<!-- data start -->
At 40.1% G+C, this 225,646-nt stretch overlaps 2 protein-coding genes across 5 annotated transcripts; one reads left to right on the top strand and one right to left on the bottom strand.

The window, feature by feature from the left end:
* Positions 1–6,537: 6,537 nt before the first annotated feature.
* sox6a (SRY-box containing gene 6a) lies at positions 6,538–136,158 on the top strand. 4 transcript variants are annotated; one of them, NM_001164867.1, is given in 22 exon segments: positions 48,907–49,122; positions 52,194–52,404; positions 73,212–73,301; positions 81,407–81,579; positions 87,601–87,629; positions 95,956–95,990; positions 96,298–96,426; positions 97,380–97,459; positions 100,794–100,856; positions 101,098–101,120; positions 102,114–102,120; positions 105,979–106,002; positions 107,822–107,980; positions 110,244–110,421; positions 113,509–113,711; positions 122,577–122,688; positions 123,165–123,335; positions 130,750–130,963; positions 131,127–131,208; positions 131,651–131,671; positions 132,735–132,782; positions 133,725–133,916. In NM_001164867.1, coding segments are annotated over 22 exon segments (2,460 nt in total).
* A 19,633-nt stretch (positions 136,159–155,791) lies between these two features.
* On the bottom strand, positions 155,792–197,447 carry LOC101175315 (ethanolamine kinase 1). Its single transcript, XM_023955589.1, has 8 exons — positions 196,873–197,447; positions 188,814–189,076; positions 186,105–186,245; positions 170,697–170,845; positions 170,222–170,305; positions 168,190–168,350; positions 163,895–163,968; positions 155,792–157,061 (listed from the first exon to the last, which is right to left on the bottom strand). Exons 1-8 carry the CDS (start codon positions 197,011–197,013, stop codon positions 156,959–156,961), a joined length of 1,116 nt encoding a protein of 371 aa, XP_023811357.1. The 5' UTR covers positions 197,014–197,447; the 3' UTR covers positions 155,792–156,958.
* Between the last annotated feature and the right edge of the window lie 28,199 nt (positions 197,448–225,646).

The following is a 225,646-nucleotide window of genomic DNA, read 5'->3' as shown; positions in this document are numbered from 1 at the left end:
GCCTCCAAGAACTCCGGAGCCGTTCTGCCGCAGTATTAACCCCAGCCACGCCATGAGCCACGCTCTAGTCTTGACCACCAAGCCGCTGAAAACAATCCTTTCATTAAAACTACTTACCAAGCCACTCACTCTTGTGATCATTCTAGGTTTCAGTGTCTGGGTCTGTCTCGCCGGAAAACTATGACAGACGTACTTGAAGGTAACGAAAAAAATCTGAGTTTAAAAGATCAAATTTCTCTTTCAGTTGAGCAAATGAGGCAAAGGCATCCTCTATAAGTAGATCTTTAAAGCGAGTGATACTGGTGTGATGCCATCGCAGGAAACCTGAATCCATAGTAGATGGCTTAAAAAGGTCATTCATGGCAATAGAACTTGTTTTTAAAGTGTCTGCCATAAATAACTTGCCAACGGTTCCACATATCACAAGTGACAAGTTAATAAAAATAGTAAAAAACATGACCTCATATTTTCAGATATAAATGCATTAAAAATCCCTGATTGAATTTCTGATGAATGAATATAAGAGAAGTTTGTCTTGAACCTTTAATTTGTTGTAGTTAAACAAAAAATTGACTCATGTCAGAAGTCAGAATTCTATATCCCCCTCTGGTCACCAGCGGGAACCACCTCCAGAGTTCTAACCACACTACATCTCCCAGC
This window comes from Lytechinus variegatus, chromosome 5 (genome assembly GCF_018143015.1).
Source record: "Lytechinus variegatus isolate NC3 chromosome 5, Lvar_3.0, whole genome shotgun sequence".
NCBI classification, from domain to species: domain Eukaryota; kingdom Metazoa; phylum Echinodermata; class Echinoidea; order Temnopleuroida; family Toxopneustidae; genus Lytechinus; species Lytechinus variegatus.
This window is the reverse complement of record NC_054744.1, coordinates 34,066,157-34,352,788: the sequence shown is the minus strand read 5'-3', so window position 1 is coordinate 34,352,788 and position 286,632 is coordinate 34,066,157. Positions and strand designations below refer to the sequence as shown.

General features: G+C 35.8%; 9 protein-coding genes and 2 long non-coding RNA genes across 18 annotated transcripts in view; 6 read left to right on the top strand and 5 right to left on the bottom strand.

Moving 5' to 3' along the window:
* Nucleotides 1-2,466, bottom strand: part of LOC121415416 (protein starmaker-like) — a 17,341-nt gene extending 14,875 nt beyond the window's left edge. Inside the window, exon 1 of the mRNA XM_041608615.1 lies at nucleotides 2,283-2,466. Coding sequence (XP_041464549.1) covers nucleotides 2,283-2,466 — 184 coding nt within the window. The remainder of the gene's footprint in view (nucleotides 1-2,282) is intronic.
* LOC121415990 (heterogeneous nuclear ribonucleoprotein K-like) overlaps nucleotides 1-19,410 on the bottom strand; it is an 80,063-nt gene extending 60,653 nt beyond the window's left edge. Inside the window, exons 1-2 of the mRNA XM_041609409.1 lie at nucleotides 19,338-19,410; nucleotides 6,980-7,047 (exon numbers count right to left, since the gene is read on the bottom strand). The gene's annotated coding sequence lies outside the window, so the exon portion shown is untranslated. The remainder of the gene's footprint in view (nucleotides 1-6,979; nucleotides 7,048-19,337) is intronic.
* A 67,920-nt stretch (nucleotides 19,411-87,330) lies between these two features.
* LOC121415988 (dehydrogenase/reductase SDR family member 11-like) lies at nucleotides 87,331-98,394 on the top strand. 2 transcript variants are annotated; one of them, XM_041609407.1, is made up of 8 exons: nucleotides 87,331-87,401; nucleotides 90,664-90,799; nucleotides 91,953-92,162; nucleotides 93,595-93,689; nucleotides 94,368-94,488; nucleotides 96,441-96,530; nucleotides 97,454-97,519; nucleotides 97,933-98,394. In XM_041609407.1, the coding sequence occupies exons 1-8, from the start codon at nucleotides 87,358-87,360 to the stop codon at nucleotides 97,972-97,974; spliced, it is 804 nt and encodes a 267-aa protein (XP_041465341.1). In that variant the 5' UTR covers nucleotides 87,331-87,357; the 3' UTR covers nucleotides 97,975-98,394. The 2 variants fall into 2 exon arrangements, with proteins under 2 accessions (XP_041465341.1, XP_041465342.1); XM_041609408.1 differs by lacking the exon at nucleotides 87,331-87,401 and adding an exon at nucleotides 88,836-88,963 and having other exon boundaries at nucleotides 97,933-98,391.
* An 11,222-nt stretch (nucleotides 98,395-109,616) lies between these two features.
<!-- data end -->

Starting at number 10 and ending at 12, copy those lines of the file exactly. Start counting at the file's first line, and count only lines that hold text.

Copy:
This window comes from Lytechinus variegatus, chromosome 5 (genome assembly GCF_018143015.1).
Source record: "Lytechinus variegatus isolate NC3 chromosome 5, Lvar_3.0, whole genome shotgun sequence".
NCBI classification, from domain to species: domain Eukaryota; kingdom Metazoa; phylum Echinodermata; class Echinoidea; order Temnopleuroida; family Toxopneustidae; genus Lytechinus; species Lytechinus variegatus.